1. National Cancer Institute: Estimated US Cancer Prevalence. Available at: http://cancercontrol.cancer.gov/ocs/prevalence/prevalence.html#survivor. Accessed on March 19, 2010.
2. Hewitt MF, Greenfield S, Stovall E (eds): From Cancer Patient to Cancer Survivor: Lost in Transition. Washington, DC, The National Academies Press, 2006, p. 34.
3. Crothers H: Employment Problems of Cancer Survivors: Local Problems and Local Solutions, in: American Cancer Society: Proceedings of the Workshop on Employment, Insurance and the Patient with Cancer. New Orleans, American Cancer Society, Inc., 1986, pp 51–57.
4. Spelten E, Sprangers M, Verbeek J: Factors reported to influence the return to work of cancer survivors: A literature review. Psychooncology 11:124–131, 2002.
5. Short P, Vasey J, Tunceli K: Employment pathways in a large cohort of adult cancer survivors. Cancer 103(6):1292–1301, 2005.
6. Bradley C, Bednarek H: Employment patterns of long-term cancer survivors. Psychooncology 11:188–198, 2002.
7. Yankelovich Clancy Shulman, Inc.: Cerenex Survey on Cancer Patients in the Workplace: Breaking Down Discrimination Barriers (1992).
8. Ferrell B, Grant M, Dean G, et al: Bone tired: The experience of fatigue and its impact on quality of life. Oncol Nurs Forum 23:(10):1539–1547, 1996.
9. Hewitt M, Rowland J, Yancik R: Cancer survivors in the United States: Age health, and disability. J Gerontol A Biol Med Sci 58(1):82–91, 2003.
10. de Boer AGEM, Taskila T, Ojajarvi A, et al: Cancer survivors and unemployment: A meta-analysis and meta-regression. JAMA 301(7):753–762.
11. Steiner J, Cavender T, Main, D, et al: Assessing the impact of cancer
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13. Feldman, FL: Work and Cancer Health Histories. American Cancer Society, California Division (1982) (five-year study of the work experiences of 344 white collar workers, blue collar workers, and youths with cancer histories between 1975 and 1980). New York, Raven Press, 1982.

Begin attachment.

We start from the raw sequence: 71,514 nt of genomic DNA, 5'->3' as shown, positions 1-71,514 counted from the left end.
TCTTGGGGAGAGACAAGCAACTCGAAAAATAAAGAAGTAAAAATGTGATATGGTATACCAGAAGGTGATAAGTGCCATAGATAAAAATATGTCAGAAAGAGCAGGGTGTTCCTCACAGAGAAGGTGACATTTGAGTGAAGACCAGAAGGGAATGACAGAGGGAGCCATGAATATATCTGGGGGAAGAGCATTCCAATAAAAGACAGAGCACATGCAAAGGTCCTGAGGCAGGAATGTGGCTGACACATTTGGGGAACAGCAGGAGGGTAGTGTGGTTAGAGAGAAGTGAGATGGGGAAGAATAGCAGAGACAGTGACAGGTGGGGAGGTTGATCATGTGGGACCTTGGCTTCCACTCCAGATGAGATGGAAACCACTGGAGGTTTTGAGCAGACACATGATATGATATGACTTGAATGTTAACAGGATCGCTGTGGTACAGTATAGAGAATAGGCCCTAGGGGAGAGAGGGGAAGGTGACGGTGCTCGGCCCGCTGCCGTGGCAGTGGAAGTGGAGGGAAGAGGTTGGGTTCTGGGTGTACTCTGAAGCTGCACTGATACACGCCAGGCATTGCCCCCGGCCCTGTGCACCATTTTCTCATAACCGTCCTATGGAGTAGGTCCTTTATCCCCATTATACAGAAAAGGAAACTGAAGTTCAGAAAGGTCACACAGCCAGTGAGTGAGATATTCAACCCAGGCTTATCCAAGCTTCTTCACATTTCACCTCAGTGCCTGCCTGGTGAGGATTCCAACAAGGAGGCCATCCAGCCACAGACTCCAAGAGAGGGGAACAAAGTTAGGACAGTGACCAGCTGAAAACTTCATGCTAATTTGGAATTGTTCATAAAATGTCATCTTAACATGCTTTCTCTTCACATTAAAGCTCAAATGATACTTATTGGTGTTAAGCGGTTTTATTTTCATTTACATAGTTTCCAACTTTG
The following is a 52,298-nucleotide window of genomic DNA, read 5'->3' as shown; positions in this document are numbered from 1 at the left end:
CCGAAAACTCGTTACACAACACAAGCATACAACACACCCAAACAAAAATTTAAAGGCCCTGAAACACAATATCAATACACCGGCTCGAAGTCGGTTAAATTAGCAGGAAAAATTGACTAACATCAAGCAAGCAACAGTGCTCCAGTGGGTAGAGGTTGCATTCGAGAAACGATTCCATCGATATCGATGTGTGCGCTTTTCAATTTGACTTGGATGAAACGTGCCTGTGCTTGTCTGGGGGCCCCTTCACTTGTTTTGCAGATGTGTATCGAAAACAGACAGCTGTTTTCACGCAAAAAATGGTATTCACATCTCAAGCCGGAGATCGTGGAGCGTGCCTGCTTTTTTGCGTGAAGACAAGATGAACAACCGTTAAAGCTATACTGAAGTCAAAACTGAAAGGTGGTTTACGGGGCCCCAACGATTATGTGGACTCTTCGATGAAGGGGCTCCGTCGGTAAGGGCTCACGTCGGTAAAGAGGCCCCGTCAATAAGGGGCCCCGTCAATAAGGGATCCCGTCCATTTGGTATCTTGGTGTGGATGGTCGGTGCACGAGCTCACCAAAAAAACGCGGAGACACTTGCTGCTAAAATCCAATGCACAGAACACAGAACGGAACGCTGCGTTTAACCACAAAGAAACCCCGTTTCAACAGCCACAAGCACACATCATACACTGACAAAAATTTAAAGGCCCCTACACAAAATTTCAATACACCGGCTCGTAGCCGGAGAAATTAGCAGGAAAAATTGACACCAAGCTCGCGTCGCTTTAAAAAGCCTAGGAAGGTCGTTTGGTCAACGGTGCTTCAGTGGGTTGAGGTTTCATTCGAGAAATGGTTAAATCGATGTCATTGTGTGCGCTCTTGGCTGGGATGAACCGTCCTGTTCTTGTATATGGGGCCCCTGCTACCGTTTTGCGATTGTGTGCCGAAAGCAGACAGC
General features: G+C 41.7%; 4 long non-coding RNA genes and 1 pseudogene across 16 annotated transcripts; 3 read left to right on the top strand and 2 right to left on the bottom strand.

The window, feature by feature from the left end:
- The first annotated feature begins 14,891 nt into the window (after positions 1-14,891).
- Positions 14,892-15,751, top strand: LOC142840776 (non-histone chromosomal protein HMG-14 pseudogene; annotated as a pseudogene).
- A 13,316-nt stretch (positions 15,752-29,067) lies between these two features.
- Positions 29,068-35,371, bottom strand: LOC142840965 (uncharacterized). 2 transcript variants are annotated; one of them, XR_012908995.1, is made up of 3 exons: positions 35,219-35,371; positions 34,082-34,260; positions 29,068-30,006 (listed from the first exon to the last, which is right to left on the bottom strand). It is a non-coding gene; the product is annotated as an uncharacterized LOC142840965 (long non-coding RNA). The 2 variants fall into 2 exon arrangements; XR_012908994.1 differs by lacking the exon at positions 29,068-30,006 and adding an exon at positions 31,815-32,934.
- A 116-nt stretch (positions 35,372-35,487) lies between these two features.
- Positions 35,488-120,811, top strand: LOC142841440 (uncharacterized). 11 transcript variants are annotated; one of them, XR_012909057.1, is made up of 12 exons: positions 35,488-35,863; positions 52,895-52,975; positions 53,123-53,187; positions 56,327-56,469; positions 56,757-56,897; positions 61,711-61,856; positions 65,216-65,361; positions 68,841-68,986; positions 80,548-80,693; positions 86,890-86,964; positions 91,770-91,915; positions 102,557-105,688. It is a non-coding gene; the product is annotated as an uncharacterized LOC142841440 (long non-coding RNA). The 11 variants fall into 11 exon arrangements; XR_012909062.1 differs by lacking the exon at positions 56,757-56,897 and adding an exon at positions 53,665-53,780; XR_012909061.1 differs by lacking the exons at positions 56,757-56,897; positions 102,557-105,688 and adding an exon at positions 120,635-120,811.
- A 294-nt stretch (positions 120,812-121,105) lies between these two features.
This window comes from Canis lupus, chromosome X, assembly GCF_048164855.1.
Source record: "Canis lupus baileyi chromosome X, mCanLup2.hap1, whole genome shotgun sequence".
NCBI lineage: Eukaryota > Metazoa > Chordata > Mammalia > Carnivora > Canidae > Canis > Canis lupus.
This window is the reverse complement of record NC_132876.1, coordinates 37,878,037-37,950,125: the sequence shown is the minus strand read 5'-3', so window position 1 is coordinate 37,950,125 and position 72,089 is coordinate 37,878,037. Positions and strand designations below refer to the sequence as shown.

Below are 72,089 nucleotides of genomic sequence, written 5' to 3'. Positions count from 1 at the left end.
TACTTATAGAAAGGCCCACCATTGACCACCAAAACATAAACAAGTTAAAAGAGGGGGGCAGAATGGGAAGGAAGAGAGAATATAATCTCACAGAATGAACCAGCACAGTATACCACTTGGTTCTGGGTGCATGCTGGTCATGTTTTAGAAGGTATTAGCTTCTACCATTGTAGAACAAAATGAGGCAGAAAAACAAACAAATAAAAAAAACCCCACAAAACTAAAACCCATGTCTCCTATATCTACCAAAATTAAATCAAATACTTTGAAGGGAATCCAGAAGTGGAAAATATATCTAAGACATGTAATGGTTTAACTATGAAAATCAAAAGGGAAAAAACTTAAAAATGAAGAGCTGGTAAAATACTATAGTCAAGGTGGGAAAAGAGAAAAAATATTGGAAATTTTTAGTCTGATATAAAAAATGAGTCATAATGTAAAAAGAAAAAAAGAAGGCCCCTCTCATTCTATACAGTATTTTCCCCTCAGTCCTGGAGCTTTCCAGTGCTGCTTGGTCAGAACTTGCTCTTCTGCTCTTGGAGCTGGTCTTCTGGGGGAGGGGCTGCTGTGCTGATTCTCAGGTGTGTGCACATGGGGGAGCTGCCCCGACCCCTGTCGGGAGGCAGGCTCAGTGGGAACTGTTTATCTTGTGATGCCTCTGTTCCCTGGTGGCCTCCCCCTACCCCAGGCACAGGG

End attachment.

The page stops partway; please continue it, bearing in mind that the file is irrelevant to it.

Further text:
14. Fobair P, Hoppe RT, Bloom J, et al: Psychosocial problems among survivors of Hodgkin's disease. J Clin Oncol 4(5):805–814, 1986.
15. Koocher GP, O'Malley JE: The Damocles Syndrome: Psychosocial Consequences of Surviving Childhood Cancer. New York, McGraw Hill, 1982.
16. Hoffman B: Working It Out: Your Employment Rights as a Cancer Survivor, 8th ed, National Coalition for Cancer Survivorship, 2008 (discussing unpublished survey conducted by Fleishman-Hillard Research, Breakaway from Cancer, 2006).
17. Federal Rehabilitation Act, 29 U.S.C. 701-7976.
18. Americans with Disabilities Act, 42 U.S.C. 12101-12213.
19. US Equal Employment Opportunity Commission: ADA Charge Data by Impairments/Bases—Merit Factor Resolutions, July 26, 1992–September 30, 1996. Available at: http://www.eeoc.gov/eeoc/statistics/enforcement/ada-merit-a.cfm.
20. US Equal Employment Opportunity Commission: ADA charge data by impairments/bases—merit factor resolutions FY 1997– FY 2009. Available at: http://www.eeoc.gov/eeoc/statistics/enforcement/ada-merit.cfm. Sites accessed on March 19, 2010.
21. Hoffman B: Between a Disability and a Hard Place: The Cancer Survivors' Catch-22 of Proving Disability Status Under the Americans with Disabilities Act. 59 Maryland L Rev. 352 (2000).
22. Blanck P: The Economics of the Employment Provisions of the Americans with Disabilities Act: Part I: Workplace Accommodations. 46 DePaul Law Review 877 (1997).
23. Colker R: Winning and Losing Under the ADA. 62 Ohio State L.J. 239 (2001).
24. Hoffman S: Settling the Matter: Does Title I of the ADA Work? 59 Alabama L. Rev. 305 (2008).
25. Ellison v. Software Spectrum, Inc., 85 F.3d 187, 190-91 (5th Cir. 1996, holding that a breast cancer survivor did not have a disability as defined by the ADA because she successfully mitigated the effects of her cancer and returned to work).
26. Gordon v. E.L. Hamm & Assocs., 100 F.3d 907, 912 (11th Cir. 1996, holding that plaintiff's history of lymphoma was not a record of a disability because “except for a couple of days of medical testing” and a 10-day leave of absence for bone marrow testing, plaintiff was capable of working).
27. 29 U.S.C. 1630.2(i).
28. 42 U.S.C. 12102(2)(A).
29. 42 U.S.C. 12102(2)(B).
30. Sutton v. United Air Lines, Inc., 527 U.S. 471 (1999).
31. 42 U.S.C. 12102(4)(E).
32. 42 U.S.C. 12102(4)(D).
33. 42 U.S.C. 12102(3)(A).